BEIJING (Reuters) - Chinese coffee startup Luckin is aiming to open 2,500 new stores this year and overtake Starbucks Corp (SBUX.O) as the largest coffee chain by number of outlets in the world’s second-biggest economy, it said on Thursday.
The firm, which only officially launched its business at the start of last year, has expanded at breakneck speed, propelled by a focus on technology, delivery, and heavy discounting even at the cost of mounting losses.
“What we want at the moment is scale and speed,” Luckin’s chief marketing officer, Yang Fei, told reporters on Thursday at a presentation in Beijing.
“There’s no point talking about profit,” he said, adding that subsidies to lure in more users would be an important part of the firm’s strategy for the next few years.
Luckin said it was targeting a total of more than 4,500 stores by the end of 2019, which would take it past Seattle-based Starbucks that has long dominated China’s coffee scene and has over 3,600 stores in the country.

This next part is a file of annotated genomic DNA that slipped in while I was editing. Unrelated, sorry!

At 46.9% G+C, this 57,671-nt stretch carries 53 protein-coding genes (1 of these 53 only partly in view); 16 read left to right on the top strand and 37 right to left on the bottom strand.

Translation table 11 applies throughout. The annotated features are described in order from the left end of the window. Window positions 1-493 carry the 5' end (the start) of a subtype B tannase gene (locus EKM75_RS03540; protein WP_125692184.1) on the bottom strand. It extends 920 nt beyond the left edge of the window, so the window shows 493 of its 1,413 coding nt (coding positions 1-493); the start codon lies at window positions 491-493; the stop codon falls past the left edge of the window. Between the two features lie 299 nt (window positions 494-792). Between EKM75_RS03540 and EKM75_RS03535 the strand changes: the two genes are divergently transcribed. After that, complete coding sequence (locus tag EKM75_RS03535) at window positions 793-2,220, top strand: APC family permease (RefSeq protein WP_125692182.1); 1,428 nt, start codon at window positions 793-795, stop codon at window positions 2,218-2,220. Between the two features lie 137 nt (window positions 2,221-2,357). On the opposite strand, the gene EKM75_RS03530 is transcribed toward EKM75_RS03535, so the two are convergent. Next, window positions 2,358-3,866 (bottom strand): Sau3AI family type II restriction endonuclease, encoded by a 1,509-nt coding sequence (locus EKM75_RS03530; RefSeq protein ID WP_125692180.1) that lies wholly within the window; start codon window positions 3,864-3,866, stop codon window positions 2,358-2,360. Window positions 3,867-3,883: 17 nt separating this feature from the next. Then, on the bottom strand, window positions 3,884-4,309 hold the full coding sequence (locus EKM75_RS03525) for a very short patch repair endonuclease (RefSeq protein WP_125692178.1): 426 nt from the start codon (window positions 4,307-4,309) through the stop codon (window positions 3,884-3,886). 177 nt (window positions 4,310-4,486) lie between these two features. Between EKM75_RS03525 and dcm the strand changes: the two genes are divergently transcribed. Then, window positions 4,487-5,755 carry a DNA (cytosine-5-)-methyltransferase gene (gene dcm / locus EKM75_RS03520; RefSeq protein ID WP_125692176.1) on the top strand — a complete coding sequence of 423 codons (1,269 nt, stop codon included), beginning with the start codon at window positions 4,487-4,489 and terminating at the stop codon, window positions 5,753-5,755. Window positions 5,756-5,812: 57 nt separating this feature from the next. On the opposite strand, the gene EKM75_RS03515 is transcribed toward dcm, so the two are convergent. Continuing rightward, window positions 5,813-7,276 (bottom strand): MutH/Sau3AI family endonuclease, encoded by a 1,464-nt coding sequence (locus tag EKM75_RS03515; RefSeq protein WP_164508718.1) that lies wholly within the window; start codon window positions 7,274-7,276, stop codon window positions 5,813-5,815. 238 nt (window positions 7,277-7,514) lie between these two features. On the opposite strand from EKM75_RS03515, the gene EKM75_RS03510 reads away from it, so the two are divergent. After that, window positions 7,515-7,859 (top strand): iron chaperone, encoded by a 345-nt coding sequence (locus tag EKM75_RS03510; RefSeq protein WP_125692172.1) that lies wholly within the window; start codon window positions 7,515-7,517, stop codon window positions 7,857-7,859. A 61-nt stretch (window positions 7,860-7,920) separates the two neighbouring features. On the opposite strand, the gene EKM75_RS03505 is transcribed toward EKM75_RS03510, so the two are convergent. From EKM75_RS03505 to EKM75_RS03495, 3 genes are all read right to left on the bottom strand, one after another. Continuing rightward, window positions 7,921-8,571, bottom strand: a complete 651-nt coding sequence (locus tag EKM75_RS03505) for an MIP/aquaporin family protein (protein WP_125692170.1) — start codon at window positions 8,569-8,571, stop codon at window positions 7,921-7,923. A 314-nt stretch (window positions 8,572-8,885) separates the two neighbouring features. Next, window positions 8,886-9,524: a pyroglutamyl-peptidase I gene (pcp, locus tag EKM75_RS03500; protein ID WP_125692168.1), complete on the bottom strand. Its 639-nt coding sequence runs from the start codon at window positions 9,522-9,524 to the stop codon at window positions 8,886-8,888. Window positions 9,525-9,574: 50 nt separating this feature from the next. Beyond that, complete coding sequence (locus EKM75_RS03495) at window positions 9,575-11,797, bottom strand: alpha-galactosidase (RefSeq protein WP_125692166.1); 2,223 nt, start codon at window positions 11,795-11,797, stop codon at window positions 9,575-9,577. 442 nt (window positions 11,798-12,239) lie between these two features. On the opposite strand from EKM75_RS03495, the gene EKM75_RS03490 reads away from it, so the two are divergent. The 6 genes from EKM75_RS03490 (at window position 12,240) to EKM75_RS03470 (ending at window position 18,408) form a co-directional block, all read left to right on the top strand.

Luckin’s caffeine-fuelled expansion is in stark contrast to Starbucks, which opened its first China store in 1999 and has spent two decades reaching its current store count.
The U.S. chain, which spearheaded the growth of a coffee culture in China, started to see competition rise from smaller peers over the last 18 months, though Luckin has stood out as the most aggressive competitor.
But Luckin’s rise has not come cheaply.
The firm recorded a loss of 800 million yuan ($116.34 million) last year, which its chief marketing officer said was in line with expectations as it pushed to expand.
Luckin, backed by Singapore sovereign wealth fund GIC Pte Ltd and China International Capital Corp Ltd (3908.HK), opened more than 2,000 locations in the last year, gaining a valuation of $2.2 billion after raising $200 million in a funding round last month.
The firm’s chief executive, Qian Zhiya, told Reuters last year that Luckin aimed to outnumber Starbucks in China.
Reuters previously reported that Luckin was also in early-stage talks with investment banks about an overseas initial public offering. The firm, however, declined to answer questions about IPO plans on Thursday.
Reporting by Pei Li and Adam Jourdan; Editing by Christopher Cushing and Himani Sarkar